A Different Breed: Grocery Marketing for a New Generation

Bill Sussman

CEO at Collective Bias
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This article by Collective Bias CEO, Bill Sussman, originally appeared on Progressive Grocer.

Members of Generation Z (born 1995 and after) are quickly approaching a status of being powerful consumers for brands and retailers. These 60 million-plus consumers are entering the most influential stages of their lives and developing consumer habits at an early age. Their parents have different cooking habits than the generation before them with a larger focus on healthy, nutritious meals. Because of this, Gen Z consumers have grown up with a different expectation of meals and grocery products.

Food is an experience for this generation and should be treated by brands as such. Incorporating social media and influencers into the marketing mix to add personalization to this experience can be an important step for grocers dealing with a new consumer group. Let’s delve into this unique generation of shoppers and how to market to them at the market.

Reach Them Online

Generation Z has always had access to the Internet and rely on it for a majority of their purchasing decisions. Nielsen reports that 28 percent of Gen Zers are ordering groceries online. With online grocery services growing in popularity, it’s increasingly important for retailers to keep these consumers coming to brick and mortar stores. Entice Gen Z to shop in-store with incentives like in-store only coupons or a special discount for “checking in” on social media while shopping. Additionally, these interconnected, young shoppers resonate with recommendations from people they follow on social media. So when brands work with social influencers, they have a better chance of benefit of reaching online grocery shopping fans to go in-store to buy the product through personal recommendations and compelling content. Bottom line, Generation Z is looking for customization, not necessarily the easiest way to do their shopping.

Home Cooked Meals and Fresh Ingredients are Preferred

Microwavable meals will not generate a round of applause from Generation Z. According to a study. by The NPD Group, Gen Z members are done with processed and ready-to-eat foods. They want home cooked meals that provide value and nutrition because this is what they’ve grown up eating from their new age parents. Gen Z is most active on Snapchat and Instagram. They’re visual consumers, so sharing visual content on brand social channels as well as repurposing influencer content will get them involved with your products. A Snapchat filter that is enabled when Gen Zers steps in the store can get help them to interact with your brand and share their experience with their friends through social.

Gen Zers are especially fond of breakfast foods like eggs and proteins that require more cooking time versus cold cereals. For marketers this means recognizing your audience and finding the sweet spot for reaching Gen Z in the grocery aisles. They might not resonate as much with ads for frozen waffles, but will be more interested in a recipe offered online to them that incorporates a waffle mix that adds fresh eggs and milk to be paired with bacon for a full meal. Not only does this sell a specific product, it encourages a Gen Z consumer to go to other parts of the store to discover additional products for pairing items.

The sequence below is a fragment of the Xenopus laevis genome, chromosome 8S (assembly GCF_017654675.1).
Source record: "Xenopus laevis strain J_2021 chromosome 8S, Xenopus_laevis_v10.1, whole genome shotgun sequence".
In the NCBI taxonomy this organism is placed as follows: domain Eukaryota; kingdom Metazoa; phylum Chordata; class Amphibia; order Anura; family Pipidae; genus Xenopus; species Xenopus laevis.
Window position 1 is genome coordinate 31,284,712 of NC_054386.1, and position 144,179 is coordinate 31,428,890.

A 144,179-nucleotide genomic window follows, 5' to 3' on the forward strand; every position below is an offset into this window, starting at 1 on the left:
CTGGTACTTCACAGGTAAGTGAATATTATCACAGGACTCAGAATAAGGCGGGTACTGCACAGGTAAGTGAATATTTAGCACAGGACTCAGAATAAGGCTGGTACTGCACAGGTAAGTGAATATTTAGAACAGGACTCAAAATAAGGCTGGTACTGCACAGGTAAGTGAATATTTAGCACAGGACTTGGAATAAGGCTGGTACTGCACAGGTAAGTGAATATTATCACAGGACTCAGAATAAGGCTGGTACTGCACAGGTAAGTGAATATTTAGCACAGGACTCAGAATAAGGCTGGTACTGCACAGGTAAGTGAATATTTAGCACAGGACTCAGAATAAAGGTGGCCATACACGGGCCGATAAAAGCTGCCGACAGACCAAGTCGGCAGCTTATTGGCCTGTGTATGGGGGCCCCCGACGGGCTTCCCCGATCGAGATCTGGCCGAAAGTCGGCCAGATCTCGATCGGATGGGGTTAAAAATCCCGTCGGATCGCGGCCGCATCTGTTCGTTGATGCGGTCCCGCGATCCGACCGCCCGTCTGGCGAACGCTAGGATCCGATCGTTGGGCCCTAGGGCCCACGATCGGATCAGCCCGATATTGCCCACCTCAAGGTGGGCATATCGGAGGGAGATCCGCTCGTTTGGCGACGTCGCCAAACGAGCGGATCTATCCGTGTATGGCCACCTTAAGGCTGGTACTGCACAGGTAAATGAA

Gen Z Will Pay More for Health Food Products

While many members of Gen Z are still living on their parents’ income, over 30 percent of the generation claimed to be more willing to pay for healthy and premium food products according to a Nielsen study. The willingness to pay more for premium grocery products decreases with other generations – 29 percent of Millennials and 26 percent of Gen X members share this desire.

Brands and retailers that have organic or natural foods lines can count on this generation for revenue. Influencer recipes incorporating several health food products at a specific retailer can help Gen Zers build shopping lists at your specific retailer after they’ve made a connection before ever going in-store. Recommendations from influencers can make the shopping and research process much more personal for this group of consumers. Providing usage occasions is a great way to engage Gen Z and make them feel like a part of the brand process. Marketing to a younger audience can seem risky at times, but finding an audience that truly values a product and price tag can be a big win for brands.

Final note: Appealing to Generation Z requires an understanding of their specific desires for all things natural, fresh and customized. Drive them to physical stores by reaching them online with tailored and relevant content that encourages them along their path to purchase. They may be young, but they know what they want, especially when it comes to their grocery needs.

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